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  5. "Rōva zokla annī nektos."

"Rōva zokla annī nektos."

Translation:The big wolf is cutting the horse.

July 18, 2017



I was looking up "nektogon" in the dictionary compiled on the Dothraki Wiki, and "Nektogon" meant "to cut", in the sense of sculpting, not as in cutting into something to eat. I'm not sure if it carries the meaning of "to maim", which is closer to the meaning I get from the context.


I believe the Duolingo course is written/supervised by the author himself, while the wiki, though excellent, is kind of a reverse-engineering of the language by fans. (The copyright of the language belongs to HBO, not to David J Peterson, so he can't directly provide grammars or dictionaries unless HBO allows it; which means he can't directly write a wiki – though he's been very helpful in providing specific answers and examples, which fans use to compile the wiki).

Long story short, if you find a nuance in Duolingo that's missing from the wiki, Duolingo generally takes precedence (unless it's a typo or mistake, which happens; it's in beta, after all, and not totally reviewed yet). Well spotted, btw.


The course was supervised by the author himself, but two of the course contributors were authors of the wiki! The problem is, David hasn't had time to comb through every sentence and vet it (and honestly, Duolingo does not make it easy for him to do so).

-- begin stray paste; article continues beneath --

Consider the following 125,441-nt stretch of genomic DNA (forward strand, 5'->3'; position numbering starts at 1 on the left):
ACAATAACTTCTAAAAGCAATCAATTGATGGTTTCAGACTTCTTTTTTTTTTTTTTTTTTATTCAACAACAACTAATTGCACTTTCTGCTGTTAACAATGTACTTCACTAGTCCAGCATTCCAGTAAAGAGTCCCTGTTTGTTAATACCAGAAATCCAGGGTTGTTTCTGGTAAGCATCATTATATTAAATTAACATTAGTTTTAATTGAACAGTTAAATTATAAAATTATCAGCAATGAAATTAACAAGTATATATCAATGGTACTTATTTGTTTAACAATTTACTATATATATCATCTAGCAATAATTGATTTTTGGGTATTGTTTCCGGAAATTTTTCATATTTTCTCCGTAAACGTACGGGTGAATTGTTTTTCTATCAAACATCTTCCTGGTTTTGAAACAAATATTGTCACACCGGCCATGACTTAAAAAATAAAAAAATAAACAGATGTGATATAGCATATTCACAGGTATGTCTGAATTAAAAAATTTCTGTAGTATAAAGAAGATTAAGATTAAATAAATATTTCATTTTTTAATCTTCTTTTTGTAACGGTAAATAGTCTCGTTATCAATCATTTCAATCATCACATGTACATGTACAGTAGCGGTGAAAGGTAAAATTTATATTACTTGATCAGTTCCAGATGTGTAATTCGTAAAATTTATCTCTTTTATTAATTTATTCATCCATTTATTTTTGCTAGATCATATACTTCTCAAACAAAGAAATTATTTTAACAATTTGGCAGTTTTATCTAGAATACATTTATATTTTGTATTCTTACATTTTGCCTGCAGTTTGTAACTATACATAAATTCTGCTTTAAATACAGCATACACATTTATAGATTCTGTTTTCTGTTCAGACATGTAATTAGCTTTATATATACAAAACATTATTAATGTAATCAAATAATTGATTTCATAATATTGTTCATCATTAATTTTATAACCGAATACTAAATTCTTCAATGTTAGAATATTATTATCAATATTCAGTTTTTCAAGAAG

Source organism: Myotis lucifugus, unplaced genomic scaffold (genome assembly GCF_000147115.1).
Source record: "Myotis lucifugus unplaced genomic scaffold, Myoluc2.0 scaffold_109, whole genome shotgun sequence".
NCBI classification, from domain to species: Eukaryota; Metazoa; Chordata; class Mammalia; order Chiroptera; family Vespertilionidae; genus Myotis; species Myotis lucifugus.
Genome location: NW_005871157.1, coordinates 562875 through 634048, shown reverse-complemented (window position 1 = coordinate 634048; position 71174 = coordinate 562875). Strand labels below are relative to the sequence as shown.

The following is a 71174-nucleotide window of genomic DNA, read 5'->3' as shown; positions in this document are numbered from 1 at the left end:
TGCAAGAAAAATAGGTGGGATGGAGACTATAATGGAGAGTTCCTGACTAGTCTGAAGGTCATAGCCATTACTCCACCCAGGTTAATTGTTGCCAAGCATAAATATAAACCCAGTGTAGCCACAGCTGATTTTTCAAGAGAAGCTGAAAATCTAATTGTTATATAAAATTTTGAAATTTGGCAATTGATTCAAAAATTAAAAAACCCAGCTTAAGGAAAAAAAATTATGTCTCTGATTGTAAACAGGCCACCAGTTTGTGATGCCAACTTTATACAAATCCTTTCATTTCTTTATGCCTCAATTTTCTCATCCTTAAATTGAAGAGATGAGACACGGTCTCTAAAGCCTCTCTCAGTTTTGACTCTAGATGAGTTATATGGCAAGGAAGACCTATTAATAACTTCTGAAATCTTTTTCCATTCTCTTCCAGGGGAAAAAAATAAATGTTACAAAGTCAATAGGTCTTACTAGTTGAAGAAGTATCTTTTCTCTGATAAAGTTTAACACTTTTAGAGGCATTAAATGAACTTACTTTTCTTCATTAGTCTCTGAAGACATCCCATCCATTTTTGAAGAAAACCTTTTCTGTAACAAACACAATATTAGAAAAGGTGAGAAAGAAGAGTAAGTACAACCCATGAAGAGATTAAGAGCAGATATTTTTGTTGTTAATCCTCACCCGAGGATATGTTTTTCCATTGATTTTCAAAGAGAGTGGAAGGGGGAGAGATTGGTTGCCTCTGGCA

So while in theory evidence from sentences in this course should outweigh the definitions I wrote in the dictionary, in practice it's not there yet.

... also I should confess that both the entry on the wiki and this sentence were, um, composed by the same person, so if there's any contradiction, you can blame, um, him ;)


Yeah, I figured that out afterwards as well, but I left the message in the hope that DJP felt like weighing in clearly on the matter. After all, everyone can make a mistake ;).


I'm sorry, but HBO cannot legally have the copyright or trademark on any language, whether it is created or not, according to US court case Oracle v. Google.

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